Today, an unhappy customer can go online and reach tens of millions of people around the world with an angry message.

What triggered this story was the following e-mail forwarded to me last week by a long-time colleague that directly relates to Brad Anderson’s customer angels-and-devils policy.

Dear friends:

I received several copies of this email. My own take on dealing with retailers like this: Use a credit card.

BEST BUY, MY FOOT
Best Buy has some bad policies…. Normally, I would not share this with others. However, since this could happen to you or your friends, I decided to share it. If you purchase something from Wal-Mart, Sears etc. and you return the item with the receipt they will give you your money back if you paid cash, or credit your account if paid by plastic.

Well, I purchased a GPS for my car, a Tom Tom XL.S from ‘Best Buy’. They have a policy that it must be returned within 14 days for a refund!

So after 4 days I returned it in the original box with all the items in the box, with paper work and cords all wrapped in the plastic. Just as I received it, including the receipt.

I explained to the lady at the return desk I did not like the way it could not find store names. The lady at the refund desk said there is a 15% restock fee for items returned. I said no one told me that. I said how much would that be. She said it goes by the price of the item. It will be $45 for you. I said, all you’re going to do is walk over and place it back on the shelf then charge me $45 of my money for restocking? She said that’s the store policy. I said if more people were aware of it they would not buy anything here! If I bought a $2,000 computer or TV and returned it I would be charged a $300 restock fee? She said yes, 15%.

I said OK, just give me my money minus the restock fee.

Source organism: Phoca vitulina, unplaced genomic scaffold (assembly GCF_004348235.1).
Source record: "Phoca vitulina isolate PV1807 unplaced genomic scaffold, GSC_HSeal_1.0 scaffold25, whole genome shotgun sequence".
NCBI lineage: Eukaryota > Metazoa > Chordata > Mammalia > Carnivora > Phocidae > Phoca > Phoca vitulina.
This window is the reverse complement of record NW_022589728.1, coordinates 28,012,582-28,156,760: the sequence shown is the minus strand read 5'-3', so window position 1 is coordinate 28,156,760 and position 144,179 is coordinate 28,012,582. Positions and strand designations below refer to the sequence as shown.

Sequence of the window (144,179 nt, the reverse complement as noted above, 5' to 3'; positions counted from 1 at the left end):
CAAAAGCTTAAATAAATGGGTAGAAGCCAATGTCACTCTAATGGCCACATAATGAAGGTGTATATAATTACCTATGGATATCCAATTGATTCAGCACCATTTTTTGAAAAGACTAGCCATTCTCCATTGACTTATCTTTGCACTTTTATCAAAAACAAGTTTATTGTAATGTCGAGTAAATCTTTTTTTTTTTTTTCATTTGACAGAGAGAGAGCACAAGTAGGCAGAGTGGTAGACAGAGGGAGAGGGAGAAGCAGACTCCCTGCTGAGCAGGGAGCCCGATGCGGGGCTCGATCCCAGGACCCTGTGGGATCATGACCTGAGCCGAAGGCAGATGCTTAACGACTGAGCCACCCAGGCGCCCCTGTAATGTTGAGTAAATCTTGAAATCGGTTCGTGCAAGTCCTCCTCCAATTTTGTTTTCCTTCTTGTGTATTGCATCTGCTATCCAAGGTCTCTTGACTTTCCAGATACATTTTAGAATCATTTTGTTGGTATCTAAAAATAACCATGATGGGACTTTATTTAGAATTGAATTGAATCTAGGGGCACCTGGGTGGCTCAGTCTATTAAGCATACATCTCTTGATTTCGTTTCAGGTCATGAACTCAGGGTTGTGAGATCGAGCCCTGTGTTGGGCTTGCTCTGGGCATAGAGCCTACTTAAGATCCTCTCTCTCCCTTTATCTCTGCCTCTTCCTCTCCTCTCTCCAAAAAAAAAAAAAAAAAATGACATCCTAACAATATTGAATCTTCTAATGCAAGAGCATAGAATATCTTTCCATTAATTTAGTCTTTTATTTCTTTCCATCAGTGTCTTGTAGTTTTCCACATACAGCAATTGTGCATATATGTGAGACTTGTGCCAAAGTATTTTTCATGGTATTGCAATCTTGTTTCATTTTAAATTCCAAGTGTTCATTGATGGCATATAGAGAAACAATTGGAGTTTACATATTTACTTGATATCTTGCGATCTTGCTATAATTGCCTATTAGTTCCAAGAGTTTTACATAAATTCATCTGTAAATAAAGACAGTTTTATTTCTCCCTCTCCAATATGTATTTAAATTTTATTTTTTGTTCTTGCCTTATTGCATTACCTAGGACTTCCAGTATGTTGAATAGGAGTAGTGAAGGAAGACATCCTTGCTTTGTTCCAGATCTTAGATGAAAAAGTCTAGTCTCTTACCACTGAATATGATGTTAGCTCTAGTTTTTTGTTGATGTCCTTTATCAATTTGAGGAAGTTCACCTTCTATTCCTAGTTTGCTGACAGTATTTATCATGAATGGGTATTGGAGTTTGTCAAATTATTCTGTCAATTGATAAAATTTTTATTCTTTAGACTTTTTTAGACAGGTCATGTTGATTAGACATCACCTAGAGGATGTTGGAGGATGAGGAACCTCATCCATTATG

She said since the item is over $200, she can’t give me my money back!!!

Corporate has to and they will mail you a check in 7 to ten days. I said ‘WHAT?!’

It’s my money! I paid in cash! I want to buy a different brand. Now I have to wait 7 to 10 days. She said the policy is on the back of the receipt.

I said, Do you read the front or back of your receipt? She said well, the front! I said so do I. I want to talk to the manager!

So the manager comes over, I explained everything to him, and he said, Well, sir, they should have told you about the policy when you got the item. I said, No one has ever told me about the check refund or restock fee, whenever I bought items from computers to TVs from Best Buy. The only thing they ever discussed was the worthless extended warranty program. He said, Well, I can give you the corporate phone number.

I called corporate. The guy said, well, I’m not supposed to do this but I can give you a $45 gift card and you can use it at Best Buy. I told him if I bought something and returned it, you would charge me a restock fee on the item and then send me a check for the remaining $3. You can keep your gift card, I’m never shopping in Best Buy ever again, and if I would of been smart, I would of charged the whole thing on my credit card! Then I could have canceled the transaction.

I would of gotten all my money back including your stupid fees! He didn’t say a word!

I informed him that I was going to e-mail my friends and give them a heads up on this store’s policy, as they don’t tell you about all the little caveats.

So please pass this on. It may save your friends from having a bad experience of shopping at Best Buy

It’s true! read it for yourself!!

Takeaways to Consider

  • As a result of this letter, I will think twice about ever shopping at Best Buy.
  • If this letter was forwarded—and re-forwarded—around the world, tens of thousands of wary prospects will drive right past Best Buy make a point of shopping at Wal-Mart, Target or Radio Shack.
  • It is assumed that you analyze your customers every which way to Sunday. The simplest formula in the direct marketing community is recency-frequency-monetary value (RFM). (Other highly sophisticated systems are available and should be looked into.)